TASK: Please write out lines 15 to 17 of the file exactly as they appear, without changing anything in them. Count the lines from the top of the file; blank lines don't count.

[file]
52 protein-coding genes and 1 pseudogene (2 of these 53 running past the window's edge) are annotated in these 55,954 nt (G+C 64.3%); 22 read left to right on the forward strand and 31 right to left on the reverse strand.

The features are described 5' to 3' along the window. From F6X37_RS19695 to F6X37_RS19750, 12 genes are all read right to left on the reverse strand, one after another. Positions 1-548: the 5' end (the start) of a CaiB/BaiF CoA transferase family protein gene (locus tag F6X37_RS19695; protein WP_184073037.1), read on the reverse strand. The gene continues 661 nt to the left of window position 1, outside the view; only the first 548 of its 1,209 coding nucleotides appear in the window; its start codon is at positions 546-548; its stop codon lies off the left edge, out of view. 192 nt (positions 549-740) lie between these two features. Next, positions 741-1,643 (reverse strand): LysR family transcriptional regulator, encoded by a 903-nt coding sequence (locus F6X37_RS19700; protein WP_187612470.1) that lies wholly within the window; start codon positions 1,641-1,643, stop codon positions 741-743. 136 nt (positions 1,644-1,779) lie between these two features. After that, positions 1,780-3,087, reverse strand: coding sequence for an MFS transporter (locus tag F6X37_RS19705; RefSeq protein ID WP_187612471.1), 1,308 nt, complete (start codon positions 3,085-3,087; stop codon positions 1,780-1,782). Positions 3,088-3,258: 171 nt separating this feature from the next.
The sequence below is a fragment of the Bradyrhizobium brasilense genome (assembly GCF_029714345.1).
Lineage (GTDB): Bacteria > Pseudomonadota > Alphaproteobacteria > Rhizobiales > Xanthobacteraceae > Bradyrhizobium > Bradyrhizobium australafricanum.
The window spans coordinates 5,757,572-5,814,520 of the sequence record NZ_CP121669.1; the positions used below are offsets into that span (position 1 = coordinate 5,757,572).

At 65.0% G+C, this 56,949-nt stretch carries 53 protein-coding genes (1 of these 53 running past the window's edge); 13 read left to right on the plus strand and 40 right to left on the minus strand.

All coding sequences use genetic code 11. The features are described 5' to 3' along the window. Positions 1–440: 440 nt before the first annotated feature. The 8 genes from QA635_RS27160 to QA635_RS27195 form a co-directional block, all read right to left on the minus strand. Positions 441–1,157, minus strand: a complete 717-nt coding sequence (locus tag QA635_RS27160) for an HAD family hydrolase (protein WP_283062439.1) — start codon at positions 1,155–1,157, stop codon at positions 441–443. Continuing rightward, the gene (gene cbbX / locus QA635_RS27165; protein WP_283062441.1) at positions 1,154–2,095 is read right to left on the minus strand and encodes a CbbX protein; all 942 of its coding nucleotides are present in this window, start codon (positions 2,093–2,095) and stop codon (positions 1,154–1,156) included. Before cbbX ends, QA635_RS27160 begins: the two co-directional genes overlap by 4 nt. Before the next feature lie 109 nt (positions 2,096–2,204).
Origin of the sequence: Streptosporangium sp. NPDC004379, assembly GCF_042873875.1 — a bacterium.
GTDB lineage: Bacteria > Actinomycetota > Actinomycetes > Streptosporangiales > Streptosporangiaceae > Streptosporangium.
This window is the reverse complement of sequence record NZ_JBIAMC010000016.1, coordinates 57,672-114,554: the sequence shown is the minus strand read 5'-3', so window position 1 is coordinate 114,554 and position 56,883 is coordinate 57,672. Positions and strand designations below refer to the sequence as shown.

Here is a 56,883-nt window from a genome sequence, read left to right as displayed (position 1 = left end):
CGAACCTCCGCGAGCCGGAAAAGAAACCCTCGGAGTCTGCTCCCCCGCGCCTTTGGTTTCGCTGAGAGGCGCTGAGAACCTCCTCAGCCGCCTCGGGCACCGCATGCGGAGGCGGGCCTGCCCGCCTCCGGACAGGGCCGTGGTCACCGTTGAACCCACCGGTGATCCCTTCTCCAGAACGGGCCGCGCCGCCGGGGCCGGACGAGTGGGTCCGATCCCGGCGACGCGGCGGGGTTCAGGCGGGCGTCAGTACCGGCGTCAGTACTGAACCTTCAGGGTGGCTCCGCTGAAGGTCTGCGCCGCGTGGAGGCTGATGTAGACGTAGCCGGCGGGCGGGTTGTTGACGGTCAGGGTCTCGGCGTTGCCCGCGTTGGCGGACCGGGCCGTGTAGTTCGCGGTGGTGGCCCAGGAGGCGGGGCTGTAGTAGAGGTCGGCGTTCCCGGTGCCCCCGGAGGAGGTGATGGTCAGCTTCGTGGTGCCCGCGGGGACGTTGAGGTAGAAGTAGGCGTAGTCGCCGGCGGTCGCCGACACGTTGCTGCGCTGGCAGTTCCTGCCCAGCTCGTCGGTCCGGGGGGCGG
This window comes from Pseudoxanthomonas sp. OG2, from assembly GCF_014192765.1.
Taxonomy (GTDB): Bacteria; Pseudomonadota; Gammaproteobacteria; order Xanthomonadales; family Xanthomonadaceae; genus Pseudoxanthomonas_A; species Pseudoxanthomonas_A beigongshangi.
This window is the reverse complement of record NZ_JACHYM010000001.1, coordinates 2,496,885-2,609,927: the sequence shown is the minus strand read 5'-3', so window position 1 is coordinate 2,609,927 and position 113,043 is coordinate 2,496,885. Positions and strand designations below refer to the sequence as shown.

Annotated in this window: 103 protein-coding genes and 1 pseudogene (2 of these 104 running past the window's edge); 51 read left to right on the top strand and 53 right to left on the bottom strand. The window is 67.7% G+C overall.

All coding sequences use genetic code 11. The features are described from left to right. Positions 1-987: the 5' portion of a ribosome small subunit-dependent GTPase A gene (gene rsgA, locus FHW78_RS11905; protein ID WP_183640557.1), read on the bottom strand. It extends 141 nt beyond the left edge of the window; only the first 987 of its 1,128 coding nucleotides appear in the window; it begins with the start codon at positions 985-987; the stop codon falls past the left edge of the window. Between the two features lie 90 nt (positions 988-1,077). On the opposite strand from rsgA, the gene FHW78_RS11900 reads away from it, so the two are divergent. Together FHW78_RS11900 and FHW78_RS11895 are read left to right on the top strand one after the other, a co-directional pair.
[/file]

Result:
This window is the reverse complement of record NZ_JACHYM010000001.1, coordinates 2,496,885-2,609,927: the sequence shown is the minus strand read 5'-3', so window position 1 is coordinate 2,609,927 and position 113,043 is coordinate 2,496,885. Positions and strand designations below refer to the sequence as shown.

Annotated in this window: 103 protein-coding genes and 1 pseudogene (2 of these 104 running past the window's edge); 51 read left to right on the top strand and 53 right to left on the bottom strand. The window is 67.7% G+C overall.

All coding sequences use genetic code 11. The features are described from left to right. Positions 1-987: the 5' portion of a ribosome small subunit-dependent GTPase A gene (gene rsgA, locus FHW78_RS11905; protein ID WP_183640557.1), read on the bottom strand. It extends 141 nt beyond the left edge of the window; only the first 987 of its 1,128 coding nucleotides appear in the window; it begins with the start codon at positions 985-987; the stop codon falls past the left edge of the window. Between the two features lie 90 nt (positions 988-1,077). On the opposite strand from rsgA, the gene FHW78_RS11900 reads away from it, so the two are divergent. Together FHW78_RS11900 and FHW78_RS11895 are read left to right on the top strand one after the other, a co-directional pair.